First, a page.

Arresting vision : a geographical theory of Antarctic light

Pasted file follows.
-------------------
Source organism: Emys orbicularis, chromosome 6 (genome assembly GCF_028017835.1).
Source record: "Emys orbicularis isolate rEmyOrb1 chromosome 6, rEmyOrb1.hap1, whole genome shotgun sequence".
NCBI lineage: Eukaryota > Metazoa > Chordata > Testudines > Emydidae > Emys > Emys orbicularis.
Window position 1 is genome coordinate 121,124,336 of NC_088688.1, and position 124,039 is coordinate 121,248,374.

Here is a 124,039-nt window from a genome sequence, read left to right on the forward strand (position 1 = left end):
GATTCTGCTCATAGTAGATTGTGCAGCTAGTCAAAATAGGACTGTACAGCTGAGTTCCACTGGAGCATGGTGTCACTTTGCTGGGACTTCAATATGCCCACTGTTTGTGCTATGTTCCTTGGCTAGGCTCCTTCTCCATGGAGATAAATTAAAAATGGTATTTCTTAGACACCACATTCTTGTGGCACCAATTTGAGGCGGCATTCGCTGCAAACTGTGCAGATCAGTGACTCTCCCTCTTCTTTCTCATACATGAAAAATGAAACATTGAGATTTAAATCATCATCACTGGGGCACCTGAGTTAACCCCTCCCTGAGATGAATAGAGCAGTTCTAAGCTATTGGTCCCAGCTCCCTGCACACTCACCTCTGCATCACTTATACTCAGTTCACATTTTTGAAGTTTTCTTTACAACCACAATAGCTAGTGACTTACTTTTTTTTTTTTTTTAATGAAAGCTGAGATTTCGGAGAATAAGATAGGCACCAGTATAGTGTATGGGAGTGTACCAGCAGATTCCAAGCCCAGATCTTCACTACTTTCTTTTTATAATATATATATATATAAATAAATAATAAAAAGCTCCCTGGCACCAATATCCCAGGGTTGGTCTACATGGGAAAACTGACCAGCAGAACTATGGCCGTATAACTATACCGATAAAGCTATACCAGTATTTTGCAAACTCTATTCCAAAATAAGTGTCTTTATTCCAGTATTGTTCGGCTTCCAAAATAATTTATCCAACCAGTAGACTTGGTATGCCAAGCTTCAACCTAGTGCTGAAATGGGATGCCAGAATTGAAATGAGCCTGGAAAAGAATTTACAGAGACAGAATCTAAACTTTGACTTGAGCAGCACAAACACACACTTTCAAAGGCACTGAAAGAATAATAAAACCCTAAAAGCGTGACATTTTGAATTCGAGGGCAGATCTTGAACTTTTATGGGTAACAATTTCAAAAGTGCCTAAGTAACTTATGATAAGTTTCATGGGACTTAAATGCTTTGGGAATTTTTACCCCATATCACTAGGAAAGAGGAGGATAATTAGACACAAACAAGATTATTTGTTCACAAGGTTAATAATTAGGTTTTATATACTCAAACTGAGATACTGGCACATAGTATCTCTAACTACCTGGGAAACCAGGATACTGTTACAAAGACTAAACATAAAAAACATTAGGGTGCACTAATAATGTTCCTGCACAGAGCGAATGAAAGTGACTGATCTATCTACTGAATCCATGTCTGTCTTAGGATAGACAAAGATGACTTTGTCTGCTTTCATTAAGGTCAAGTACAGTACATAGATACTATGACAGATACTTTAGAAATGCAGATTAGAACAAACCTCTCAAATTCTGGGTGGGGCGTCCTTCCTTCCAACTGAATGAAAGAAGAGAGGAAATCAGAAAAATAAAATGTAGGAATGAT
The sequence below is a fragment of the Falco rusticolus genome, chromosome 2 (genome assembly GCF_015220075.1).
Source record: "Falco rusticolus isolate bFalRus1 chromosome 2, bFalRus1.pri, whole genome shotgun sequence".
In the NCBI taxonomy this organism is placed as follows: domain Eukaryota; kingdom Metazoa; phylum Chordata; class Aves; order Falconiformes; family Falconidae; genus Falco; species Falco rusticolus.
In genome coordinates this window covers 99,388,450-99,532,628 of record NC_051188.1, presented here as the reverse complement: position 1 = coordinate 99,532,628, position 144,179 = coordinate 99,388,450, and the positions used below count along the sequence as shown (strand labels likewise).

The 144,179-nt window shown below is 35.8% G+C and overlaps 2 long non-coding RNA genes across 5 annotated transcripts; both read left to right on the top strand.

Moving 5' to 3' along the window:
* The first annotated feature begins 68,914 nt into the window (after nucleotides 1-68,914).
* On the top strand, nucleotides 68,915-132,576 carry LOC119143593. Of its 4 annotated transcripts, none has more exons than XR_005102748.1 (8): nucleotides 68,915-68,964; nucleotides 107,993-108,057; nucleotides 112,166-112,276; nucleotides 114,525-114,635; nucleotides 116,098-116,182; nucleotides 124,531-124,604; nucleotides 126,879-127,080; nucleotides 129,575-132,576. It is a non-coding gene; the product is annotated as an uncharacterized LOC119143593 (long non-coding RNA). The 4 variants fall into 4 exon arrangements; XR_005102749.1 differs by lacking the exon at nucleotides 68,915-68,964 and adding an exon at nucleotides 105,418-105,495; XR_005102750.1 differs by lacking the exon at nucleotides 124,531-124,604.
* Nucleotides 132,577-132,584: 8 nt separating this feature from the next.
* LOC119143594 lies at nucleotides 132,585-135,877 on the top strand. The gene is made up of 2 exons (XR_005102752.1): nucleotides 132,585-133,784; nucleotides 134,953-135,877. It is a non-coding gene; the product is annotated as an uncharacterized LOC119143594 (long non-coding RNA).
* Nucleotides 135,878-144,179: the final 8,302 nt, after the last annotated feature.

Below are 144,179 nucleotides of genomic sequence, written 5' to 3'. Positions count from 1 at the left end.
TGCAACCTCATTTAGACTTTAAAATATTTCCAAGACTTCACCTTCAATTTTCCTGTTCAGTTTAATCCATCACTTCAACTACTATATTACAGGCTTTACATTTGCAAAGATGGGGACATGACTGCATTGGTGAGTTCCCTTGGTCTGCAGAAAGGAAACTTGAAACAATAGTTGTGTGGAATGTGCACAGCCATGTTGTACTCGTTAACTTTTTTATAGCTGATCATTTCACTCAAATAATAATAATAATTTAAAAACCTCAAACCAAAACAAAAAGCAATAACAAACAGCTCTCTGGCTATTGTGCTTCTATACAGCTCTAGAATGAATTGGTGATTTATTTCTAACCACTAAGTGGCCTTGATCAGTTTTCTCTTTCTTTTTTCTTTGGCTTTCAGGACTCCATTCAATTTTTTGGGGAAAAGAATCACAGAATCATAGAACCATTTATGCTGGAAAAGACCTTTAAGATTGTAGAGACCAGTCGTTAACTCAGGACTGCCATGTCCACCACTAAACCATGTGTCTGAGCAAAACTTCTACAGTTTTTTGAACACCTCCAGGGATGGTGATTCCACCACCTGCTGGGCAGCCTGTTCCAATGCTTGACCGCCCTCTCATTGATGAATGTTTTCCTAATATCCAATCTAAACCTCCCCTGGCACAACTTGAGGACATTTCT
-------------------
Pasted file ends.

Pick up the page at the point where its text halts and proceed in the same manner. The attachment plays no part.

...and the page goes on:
As a site at the margin of terrestrial systems, Antarctica disrupts the usual practices of visual representation. This thesis investigates, what I call, chronogeographical approaches to visual culture within the Antarctic terrain. The material and theoretical chronogeographies of vision are mapped through the action of light, to elucidate on the shifting terrain of form - that is the Antarctic landscape. Historically, the thesis explores how the 1980s anti-mining campaign, organised by environmental groups challenged the political and visual hegemony of the Antarctic Treaty Consultative Parties. The campaign highlighted the feedback between the circulation of images and initiatives to protect the Antarctic landscape. Situated within this visual economy, the thesis focuses on how representation demarcates abstract and imaginative spaces for the production of the landscape - creating fugitive images of Antarctic spatialities. The thesis follows the fugitive testimony of the image through fields of knowledge, from the arrest and flow of landscape to the aesthetics of mobility. Critical art practice is considered as an interstice that highlights the conditions under which landscapes are given visibility, both cognitively and optically. A stratum of histories, mappings and sitings, structure the investigation into the transmission, materiality, and memory embedded in different media employed in the production of Antarctica. Through this sedimentation of geographies, the thesis proposes that the limits of representation may be found in Antarctica. It is argued that this shattering of commonly available visual languages can be a means to aerate our creative explorations of place. From this site, broader issues about the economy of the visual and the limits of visibility are examined. The thesis concludes that only by attending to the complex geographies of the image can the geopolitical aesthetics of place be accounted for.